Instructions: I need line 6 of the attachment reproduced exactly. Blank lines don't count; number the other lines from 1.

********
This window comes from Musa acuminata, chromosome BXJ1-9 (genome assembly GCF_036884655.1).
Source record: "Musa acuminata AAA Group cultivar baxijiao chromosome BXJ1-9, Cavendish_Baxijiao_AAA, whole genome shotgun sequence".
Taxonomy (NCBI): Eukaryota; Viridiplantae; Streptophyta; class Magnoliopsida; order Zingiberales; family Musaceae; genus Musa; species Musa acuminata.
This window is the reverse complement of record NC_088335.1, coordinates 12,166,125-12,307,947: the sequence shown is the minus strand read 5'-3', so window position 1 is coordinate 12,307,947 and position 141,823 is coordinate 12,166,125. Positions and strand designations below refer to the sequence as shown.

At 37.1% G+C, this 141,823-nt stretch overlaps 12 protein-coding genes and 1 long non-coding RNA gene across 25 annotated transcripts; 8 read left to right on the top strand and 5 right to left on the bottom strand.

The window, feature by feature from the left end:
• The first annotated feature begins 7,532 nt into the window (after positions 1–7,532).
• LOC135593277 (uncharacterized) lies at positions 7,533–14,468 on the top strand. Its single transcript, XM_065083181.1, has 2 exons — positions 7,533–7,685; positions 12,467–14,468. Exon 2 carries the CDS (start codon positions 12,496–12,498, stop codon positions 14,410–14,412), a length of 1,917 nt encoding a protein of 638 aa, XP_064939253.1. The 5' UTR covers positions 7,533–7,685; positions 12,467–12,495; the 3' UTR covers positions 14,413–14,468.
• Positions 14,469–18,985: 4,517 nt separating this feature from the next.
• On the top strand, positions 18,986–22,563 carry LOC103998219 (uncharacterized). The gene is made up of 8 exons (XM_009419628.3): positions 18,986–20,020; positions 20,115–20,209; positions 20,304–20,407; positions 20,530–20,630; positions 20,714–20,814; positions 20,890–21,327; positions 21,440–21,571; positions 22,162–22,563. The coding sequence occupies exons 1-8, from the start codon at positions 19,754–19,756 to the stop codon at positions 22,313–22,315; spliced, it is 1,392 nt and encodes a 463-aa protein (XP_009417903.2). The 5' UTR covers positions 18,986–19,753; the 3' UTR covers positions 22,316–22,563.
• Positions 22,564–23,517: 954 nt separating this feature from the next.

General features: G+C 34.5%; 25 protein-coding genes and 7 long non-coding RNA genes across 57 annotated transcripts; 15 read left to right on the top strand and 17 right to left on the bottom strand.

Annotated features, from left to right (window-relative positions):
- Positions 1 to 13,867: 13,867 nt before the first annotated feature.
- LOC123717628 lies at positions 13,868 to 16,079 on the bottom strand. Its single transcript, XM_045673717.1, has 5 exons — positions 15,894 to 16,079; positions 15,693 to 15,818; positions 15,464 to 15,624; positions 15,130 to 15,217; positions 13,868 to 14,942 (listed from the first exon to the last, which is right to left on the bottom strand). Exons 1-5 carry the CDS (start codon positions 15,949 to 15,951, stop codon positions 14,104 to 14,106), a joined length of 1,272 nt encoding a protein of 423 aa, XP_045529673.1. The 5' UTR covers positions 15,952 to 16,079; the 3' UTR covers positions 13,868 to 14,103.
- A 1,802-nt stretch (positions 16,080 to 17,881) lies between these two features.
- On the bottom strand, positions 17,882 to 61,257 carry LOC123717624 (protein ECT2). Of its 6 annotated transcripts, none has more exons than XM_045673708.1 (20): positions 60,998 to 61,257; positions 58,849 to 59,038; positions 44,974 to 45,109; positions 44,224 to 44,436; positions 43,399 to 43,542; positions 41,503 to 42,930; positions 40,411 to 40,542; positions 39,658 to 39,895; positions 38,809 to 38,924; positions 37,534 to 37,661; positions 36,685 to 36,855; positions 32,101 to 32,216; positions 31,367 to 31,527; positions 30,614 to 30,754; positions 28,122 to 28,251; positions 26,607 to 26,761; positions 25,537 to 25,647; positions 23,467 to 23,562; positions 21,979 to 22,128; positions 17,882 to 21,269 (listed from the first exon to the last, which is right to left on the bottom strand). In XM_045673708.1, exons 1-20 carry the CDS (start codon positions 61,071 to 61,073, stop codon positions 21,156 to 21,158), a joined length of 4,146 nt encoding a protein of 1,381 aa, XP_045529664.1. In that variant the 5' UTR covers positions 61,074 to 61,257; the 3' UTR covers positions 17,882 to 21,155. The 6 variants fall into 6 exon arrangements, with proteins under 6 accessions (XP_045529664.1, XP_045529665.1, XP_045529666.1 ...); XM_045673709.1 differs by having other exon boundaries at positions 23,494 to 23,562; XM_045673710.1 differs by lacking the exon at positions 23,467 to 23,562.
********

The window, feature by feature from the left end: